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At age 93, piano man says he loves playing for 'old people'
Nov 11

By JESSICA VOTIPKA
York News-Times

YORK, Neb. (AP) _ Every Friday, music fills the dining room of the Mahoney House retirement community.

Like clockwork, Art Fredrickson pulls up a bench behind an electronic piano, and plays for the residents and employees. ``Most of them like old music, so that's what I usually play - old hymns and old ballads,'' he said.

Fredrickson estimated he's played 8-9 years at Mahoney House, rarely missing a day. ``He is here at least 45 minutes before noon,'' said Tammy Coffey, Mahoney House Executive Director.

Mahoney House residents - and staff - look forward to hearing him play, Coffey said. ``All of the residents love his music, and our employees look forward to seeing Art every week.''

The feeling is mutual. ``I enjoy doing it. I love old people because I am one myself,'' Fredrickson, age 93, said. He added that he also does it for the love of music itself. ``I like to play music the way I would like to have it played,'' Fredrickson said. ``To say I'm an expert in music - oh no!''

Fredrickson learned to play at about nine years old. ``There was an old lady who gave piano lessons,'' he told the York News-Times. ``She did her best to teach me how to play.''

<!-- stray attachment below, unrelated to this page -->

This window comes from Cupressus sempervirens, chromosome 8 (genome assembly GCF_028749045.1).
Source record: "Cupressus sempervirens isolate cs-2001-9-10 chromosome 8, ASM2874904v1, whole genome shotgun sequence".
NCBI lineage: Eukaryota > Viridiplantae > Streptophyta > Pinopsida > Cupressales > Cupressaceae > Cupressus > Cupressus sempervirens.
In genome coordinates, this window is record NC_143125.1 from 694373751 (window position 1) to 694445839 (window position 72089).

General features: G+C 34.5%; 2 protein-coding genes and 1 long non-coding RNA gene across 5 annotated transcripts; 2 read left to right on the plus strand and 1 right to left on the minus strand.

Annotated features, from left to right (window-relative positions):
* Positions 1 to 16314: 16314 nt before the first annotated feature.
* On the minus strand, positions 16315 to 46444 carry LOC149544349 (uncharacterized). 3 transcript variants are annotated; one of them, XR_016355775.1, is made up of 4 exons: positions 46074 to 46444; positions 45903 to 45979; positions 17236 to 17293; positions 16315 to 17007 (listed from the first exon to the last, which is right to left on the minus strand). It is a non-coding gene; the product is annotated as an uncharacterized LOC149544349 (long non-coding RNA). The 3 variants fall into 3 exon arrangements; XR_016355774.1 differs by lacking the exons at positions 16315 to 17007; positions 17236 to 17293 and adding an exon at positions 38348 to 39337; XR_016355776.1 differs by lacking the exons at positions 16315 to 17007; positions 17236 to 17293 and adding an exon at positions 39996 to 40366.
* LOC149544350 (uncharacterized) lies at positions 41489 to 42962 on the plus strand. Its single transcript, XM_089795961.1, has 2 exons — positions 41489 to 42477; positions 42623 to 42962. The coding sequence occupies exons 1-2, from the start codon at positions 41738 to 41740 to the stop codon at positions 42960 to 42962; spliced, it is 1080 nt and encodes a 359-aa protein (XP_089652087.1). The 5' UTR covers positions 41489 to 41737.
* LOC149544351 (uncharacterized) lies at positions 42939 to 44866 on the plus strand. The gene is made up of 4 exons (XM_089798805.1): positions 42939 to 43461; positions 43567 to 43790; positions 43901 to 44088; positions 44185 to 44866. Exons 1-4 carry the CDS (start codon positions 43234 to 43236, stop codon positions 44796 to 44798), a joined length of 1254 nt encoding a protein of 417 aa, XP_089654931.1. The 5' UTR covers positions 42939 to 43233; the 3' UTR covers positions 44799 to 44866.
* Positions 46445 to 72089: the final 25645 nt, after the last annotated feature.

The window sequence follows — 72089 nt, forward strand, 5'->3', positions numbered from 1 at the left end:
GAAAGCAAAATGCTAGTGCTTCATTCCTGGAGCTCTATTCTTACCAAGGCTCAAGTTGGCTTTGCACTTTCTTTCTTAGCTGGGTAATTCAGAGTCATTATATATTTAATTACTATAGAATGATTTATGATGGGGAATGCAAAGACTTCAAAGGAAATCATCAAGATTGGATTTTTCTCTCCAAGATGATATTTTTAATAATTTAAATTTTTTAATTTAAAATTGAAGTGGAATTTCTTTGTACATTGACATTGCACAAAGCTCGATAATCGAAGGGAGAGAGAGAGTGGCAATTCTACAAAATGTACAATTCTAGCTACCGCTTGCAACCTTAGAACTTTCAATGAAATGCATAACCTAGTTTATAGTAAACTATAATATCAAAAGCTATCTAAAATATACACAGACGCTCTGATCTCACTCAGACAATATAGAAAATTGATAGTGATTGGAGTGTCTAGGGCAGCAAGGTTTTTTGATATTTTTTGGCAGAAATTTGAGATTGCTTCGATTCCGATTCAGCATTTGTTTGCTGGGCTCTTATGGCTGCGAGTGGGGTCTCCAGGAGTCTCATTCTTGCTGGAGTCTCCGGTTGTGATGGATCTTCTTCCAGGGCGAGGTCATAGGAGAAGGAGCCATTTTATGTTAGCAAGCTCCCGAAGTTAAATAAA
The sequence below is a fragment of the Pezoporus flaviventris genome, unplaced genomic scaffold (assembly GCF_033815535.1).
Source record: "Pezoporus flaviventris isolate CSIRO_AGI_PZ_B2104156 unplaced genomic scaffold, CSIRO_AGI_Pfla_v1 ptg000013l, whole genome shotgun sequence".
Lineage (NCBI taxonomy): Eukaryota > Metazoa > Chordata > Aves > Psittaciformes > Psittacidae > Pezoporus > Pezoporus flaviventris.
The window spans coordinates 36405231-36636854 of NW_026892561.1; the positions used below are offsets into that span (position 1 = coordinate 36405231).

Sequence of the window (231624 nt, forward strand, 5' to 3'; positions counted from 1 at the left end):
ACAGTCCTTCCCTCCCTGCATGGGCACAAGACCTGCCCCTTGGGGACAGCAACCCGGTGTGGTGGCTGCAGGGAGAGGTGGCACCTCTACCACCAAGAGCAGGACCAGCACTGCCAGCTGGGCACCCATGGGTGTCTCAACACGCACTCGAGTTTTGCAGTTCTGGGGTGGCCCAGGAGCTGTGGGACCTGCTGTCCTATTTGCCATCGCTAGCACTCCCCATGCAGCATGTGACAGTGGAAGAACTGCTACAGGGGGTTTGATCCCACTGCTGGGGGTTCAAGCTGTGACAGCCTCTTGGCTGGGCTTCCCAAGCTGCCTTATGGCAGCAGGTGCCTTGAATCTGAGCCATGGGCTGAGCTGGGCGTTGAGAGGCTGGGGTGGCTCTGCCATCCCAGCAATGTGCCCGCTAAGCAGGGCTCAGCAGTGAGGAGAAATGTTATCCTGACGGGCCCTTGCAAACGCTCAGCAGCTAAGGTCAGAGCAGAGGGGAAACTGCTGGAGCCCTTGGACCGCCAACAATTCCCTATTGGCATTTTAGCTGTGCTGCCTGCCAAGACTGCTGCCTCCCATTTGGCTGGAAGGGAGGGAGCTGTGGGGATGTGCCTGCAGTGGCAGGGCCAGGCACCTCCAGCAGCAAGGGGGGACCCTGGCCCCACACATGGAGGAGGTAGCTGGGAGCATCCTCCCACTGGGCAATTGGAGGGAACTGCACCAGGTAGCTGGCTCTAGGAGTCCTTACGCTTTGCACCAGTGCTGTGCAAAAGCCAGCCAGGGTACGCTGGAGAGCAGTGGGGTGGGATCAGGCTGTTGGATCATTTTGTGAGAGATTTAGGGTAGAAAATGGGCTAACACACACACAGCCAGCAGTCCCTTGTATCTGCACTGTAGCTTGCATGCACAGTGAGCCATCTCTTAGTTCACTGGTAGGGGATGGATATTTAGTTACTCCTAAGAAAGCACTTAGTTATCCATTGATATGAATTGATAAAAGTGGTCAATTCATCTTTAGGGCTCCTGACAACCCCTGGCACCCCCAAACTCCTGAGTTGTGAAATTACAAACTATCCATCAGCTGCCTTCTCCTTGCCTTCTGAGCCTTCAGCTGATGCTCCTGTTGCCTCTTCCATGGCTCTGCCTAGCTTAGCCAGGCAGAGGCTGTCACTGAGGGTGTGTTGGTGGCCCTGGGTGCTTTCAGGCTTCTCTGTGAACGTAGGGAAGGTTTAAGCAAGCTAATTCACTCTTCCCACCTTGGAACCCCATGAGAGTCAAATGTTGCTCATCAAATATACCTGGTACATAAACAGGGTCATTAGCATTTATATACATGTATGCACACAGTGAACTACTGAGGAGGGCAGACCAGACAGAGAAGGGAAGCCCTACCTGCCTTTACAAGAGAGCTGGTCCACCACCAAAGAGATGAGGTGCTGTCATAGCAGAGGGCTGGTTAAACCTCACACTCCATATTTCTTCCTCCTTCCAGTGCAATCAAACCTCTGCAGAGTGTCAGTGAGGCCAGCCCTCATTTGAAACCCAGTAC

Much like Mahoney House, music would fill the air at Fredrickson's childhood home. ``I love music, and my whole family loved music,'' Fredrickson recalled. ``My father was a pretty good piano player.''

Fredrickson's playing is truly unique, though. ``I haven't heard anyone else use my style,'' he said. ``I like to do it, and I do it the best I can.''

In 1943 Fredrickson took a hiatus from playing, enlisting in the U.S. Army to serve in World War II's European theatre. ``I didn't get to play much in the service,'' he said.

Instead, he found himself landing in Naples, Italy, on the way to heavy fighting in the Alps. ``We reached Rome, and that was considered a neutral city,'' Fredrickson said. ``Right on the other side of Rome was where the heavy fighting started.''

Fredrickson said he remembered his infantry sending a unit ahead to scout. ``The corporal wanted me with him,'' Fredrickson said. ``He took a trust in me and took me everywhere he went.'' Fredrickson surmised it was because he had taken Latin in high school. ``I don't talk really good Italian, but I knew how to make myself understood. That was kind of important.''

Fredrickson was discharged in 1946, and now he communicates in a more universal way: through his music.

``It's more relaxed in the dining room during lunch,'' Coffey said. ``It really provides some great joy and relaxation for the residents. He will be greatly, greatly missed if he stopped.''

``Some old people have things that are holding them back - sometimes they can't express themselves. I hope I'm helping them in that respect.''

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Information from: York News-Times, http://www.yorknewstimes.com


By The Associated Press, Copyright 2019